TIFF 2017 Suburbicon

TIFF 2017: Suburbicon Review

Special Presentations

From the guys who brought you the delightfully goofy O Brother, Where Art Thou? and Burn After Reading, comes one of the angriest movies you will ever see.

George Clooney (along with writing/ producing partner Grant Heslov) took an old Coen brother script that had been lying around, which included elements like home invasion, adultery and racial tension in a 1950s Norman Rockwell-inspired suburb, and tried to make his version of Fargo. There’s a reason the Coen brothers never made this film, which was written before their best work. What’s missing is a Marge Gunderson, as none of the characters, except perhaps for the six year old boy who is repeatedly traumatized, have any depth or redeemable qualities.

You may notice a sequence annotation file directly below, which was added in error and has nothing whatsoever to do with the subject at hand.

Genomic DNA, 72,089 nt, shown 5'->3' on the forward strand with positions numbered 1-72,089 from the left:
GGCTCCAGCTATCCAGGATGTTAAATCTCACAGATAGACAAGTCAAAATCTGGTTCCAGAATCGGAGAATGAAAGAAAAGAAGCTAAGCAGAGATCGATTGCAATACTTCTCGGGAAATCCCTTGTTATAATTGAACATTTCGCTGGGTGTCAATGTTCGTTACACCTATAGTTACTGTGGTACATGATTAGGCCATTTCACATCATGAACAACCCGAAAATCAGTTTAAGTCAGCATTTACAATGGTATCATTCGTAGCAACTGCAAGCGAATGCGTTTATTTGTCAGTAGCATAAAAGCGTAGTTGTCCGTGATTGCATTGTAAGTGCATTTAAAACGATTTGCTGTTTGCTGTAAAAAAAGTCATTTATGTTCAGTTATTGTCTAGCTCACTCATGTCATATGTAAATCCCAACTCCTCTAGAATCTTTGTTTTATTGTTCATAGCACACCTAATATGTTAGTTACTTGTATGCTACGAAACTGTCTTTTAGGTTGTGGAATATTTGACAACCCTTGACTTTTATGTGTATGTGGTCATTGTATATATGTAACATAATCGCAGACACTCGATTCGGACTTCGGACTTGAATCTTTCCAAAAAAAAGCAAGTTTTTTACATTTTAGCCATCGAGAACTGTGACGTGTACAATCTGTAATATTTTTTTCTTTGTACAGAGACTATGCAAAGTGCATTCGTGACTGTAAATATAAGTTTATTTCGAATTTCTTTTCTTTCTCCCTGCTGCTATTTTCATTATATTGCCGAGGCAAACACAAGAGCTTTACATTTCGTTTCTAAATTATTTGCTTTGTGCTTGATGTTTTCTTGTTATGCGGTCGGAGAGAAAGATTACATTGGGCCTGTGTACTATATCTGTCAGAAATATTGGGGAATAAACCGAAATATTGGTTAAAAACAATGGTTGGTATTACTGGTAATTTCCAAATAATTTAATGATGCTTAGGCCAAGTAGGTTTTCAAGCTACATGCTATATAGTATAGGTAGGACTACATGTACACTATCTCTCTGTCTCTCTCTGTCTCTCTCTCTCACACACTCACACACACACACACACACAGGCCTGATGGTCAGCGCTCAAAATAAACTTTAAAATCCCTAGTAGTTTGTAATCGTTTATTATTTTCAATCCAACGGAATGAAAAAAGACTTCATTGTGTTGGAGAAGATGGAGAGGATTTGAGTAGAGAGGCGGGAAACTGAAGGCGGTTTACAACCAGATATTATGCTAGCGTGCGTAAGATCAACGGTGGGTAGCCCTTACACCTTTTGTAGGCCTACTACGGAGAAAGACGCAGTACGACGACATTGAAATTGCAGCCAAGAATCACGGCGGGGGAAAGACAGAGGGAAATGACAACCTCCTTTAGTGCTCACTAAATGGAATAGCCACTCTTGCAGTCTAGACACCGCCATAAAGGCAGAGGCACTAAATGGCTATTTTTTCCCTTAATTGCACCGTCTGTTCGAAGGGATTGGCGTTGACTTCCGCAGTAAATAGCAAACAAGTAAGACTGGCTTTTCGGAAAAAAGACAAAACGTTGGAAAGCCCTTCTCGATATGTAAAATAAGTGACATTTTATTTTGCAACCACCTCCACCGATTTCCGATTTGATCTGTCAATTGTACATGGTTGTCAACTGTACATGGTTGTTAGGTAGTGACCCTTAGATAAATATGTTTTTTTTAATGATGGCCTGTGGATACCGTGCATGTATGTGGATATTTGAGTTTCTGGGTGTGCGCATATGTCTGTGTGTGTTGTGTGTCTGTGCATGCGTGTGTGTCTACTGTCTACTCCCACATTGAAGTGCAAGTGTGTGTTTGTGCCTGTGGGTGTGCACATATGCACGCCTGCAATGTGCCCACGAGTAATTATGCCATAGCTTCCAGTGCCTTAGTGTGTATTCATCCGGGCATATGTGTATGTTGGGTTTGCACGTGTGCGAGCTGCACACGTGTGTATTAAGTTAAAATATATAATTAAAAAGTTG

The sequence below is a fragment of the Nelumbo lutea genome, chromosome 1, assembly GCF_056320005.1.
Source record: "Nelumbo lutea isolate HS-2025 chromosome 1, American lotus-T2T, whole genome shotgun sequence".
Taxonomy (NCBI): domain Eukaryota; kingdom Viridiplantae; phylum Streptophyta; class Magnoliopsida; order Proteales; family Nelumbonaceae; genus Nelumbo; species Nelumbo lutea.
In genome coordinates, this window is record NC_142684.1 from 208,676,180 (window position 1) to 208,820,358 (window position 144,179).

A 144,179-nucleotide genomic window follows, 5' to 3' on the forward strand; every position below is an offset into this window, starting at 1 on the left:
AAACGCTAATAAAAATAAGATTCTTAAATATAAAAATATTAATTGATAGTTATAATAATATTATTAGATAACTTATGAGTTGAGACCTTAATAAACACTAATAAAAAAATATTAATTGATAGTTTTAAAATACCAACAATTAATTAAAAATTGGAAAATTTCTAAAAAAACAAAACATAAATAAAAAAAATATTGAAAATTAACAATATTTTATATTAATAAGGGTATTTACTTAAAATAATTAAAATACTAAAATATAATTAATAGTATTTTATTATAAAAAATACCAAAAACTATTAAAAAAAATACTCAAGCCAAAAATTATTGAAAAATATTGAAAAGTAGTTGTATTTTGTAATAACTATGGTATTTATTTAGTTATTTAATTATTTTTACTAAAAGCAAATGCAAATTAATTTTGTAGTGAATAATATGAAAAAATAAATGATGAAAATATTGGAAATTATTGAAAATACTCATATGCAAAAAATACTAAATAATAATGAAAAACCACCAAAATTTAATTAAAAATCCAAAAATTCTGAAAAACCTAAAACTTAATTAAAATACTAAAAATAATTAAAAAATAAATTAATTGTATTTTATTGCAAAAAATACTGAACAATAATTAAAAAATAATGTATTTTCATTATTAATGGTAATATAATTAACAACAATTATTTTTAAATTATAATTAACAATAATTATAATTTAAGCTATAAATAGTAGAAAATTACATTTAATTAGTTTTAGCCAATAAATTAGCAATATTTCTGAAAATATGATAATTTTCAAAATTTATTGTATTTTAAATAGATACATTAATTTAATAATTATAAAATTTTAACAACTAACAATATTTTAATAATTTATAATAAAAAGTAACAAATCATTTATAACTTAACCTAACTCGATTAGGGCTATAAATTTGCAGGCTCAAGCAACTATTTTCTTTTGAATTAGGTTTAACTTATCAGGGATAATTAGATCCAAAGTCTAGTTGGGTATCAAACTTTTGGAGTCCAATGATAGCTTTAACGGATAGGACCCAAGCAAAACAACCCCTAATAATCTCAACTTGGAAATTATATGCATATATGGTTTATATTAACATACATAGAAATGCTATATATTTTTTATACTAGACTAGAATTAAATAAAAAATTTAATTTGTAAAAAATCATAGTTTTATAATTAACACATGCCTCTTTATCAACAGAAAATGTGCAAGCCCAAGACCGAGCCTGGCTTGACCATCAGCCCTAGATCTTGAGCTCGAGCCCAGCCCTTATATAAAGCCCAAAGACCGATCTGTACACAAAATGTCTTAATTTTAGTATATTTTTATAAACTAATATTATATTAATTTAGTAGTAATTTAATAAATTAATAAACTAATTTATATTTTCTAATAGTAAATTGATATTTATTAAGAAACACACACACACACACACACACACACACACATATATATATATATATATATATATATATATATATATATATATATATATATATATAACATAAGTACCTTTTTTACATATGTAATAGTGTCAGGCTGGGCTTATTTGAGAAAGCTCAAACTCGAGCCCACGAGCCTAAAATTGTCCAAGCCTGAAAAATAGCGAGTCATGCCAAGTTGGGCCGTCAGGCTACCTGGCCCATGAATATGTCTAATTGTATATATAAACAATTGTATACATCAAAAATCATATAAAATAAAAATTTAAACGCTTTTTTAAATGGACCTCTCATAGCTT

Marketed as somewhat of a dark comedy, Suburbicon is so bleak that the rare moments of humour just don’t work. Not even a fantastic cast which includes Matt Damon, Julianne Moore, and Oscar Isaac can make this feel right.


Perhaps Suburbicon will age like some of the better Coen brother films which came off as intentionally off putting at first but improve substantially with subsequent viewings, but at this point that seems unlikely.